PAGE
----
A fully-digital process is faster and more accurate than any mechanical or semi-mechanical inspection method. Once the measured part has been put in place, nothing in the system moves. The Mapvision inspection process involves two stages: image taking and result calculation. Once pictures have been taken, the part can be removed. Results are calculated while the part is being lifted off the fixture.
Mapvision Quality Gate can deliver 3D measurement data of up to several hundred features, within a typical line cycle time of 30 seconds.
System calibration puts the cameras into one linear orthogonal coordinate system. For parts like subframes and cross car beams, the system reaches an average CMM correlation of 0.1 mm and repeatability of 0.02 mm. These values apply when the data is compared to normal, good production parts.
The system continuously monitors its own measurement quality, and sends an alert if problems are detected. This means you can trust the results, and you can use them to adjust your line without verifying them each time with your CMM.
One camera is not critical. Should a camera fail, the effects on the measurement are generally minimal.
As there are no moving parts, calibration does not change over time. Only incidental camera movement might create a need for system re-calibration. Normally, the calibration is checked once a year during the annual system maintenance.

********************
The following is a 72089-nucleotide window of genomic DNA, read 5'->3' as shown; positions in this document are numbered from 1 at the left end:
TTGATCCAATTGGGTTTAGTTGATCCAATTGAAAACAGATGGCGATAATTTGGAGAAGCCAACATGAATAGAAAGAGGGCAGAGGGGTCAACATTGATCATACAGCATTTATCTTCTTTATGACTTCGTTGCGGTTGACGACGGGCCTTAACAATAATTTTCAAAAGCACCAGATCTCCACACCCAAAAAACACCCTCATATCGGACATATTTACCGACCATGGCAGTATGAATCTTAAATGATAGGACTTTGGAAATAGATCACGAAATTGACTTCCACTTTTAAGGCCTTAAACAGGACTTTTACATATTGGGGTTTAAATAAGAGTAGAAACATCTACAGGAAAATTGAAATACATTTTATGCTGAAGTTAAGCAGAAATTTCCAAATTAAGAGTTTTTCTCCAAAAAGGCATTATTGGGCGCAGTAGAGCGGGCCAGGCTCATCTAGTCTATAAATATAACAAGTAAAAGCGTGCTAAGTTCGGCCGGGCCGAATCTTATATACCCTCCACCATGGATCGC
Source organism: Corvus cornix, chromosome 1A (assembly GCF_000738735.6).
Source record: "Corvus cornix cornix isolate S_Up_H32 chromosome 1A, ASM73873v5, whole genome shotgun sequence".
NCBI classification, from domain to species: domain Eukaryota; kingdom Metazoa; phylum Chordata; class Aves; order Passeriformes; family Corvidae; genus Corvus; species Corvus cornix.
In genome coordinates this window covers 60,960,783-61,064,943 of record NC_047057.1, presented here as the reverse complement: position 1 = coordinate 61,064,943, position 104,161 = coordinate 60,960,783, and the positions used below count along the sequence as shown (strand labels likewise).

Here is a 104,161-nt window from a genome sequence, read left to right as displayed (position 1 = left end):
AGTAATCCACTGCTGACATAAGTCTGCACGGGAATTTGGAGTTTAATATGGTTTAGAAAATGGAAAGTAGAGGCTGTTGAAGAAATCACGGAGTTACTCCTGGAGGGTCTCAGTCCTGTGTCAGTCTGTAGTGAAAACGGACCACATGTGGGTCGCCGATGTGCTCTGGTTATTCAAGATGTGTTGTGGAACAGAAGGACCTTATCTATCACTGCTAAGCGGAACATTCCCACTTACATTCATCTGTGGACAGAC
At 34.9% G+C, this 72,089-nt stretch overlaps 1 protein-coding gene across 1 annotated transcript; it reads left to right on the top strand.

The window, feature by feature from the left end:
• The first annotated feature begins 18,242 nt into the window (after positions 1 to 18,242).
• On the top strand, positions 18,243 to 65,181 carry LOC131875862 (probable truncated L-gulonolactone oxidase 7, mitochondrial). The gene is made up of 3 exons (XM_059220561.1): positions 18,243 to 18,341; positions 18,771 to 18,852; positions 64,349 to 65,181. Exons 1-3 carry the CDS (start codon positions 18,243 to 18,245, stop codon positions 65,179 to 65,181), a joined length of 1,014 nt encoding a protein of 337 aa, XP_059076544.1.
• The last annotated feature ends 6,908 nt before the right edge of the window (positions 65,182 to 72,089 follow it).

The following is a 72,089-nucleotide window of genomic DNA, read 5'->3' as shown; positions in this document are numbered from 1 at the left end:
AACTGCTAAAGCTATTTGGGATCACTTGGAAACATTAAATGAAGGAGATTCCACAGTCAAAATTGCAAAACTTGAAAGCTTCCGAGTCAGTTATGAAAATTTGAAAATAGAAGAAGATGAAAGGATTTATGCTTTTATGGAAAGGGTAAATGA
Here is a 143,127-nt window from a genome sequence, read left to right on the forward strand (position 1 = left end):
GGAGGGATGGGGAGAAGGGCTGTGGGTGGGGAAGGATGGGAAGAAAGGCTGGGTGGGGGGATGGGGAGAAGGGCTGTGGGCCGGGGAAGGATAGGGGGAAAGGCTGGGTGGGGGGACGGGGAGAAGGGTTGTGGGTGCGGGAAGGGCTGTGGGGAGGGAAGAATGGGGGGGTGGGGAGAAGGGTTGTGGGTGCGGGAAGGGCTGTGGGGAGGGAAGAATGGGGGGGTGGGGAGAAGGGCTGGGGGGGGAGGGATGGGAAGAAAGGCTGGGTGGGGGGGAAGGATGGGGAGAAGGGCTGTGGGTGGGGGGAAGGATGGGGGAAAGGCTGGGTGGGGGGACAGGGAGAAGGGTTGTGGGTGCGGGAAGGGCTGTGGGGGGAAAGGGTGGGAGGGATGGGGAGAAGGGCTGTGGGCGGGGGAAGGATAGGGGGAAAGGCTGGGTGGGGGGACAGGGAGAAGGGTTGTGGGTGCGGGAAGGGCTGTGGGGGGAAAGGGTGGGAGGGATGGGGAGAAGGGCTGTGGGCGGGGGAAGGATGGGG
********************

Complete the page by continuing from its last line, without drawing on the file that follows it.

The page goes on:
The system can also use its machine vision capabilities to automatically detect the presence of components like weld studs and clip nuts. This needs only an additional software function, with no changes in hardware and almost no detectable extra inspection time. Automatic digital presence check control is more reliable and cost-effective than any manual inspection by an operator.
The best evidence of clear benefits is the fact that Mapvision’s first customers continue to invest in the technology, many of them integrating a Quality Gate system into every new production line. OEMs can clearly see the importance of 100% supplier quality. Disruptions caused by the supply of defective components need to be eliminated.
The 100% in-line inspection process is a central tool in making this happen. For the supplier, 100% delivery quality means less cost, less troubleshooting and a better supplier reputation. This naturally brings them higher profits.
The reduction of waste is a logical consequence of a 100% in-line inspection system. However, the potential for saving goes way beyond this. Such a system allows further optimization of the process, so that quality can still be increased, even while reducing costs. If everything is measured, the process doesn’t need to be fine-tuned for statistical process control (SPC). This saves time and money.
Impact on the industry
Paradigm-shifting digital technologies will complete migration into the next industrial era. This will make non-disruptive accuracy ubiquitous. Absolute accuracy will become the standard, tolerance for defectiveness will decrease, disruption within the mass production process will drop to a minimum, and unrestrained agility and adaptability will become the norm. The quality of products will further improve and the productivity and profitability of mass production facilities will continue to rise.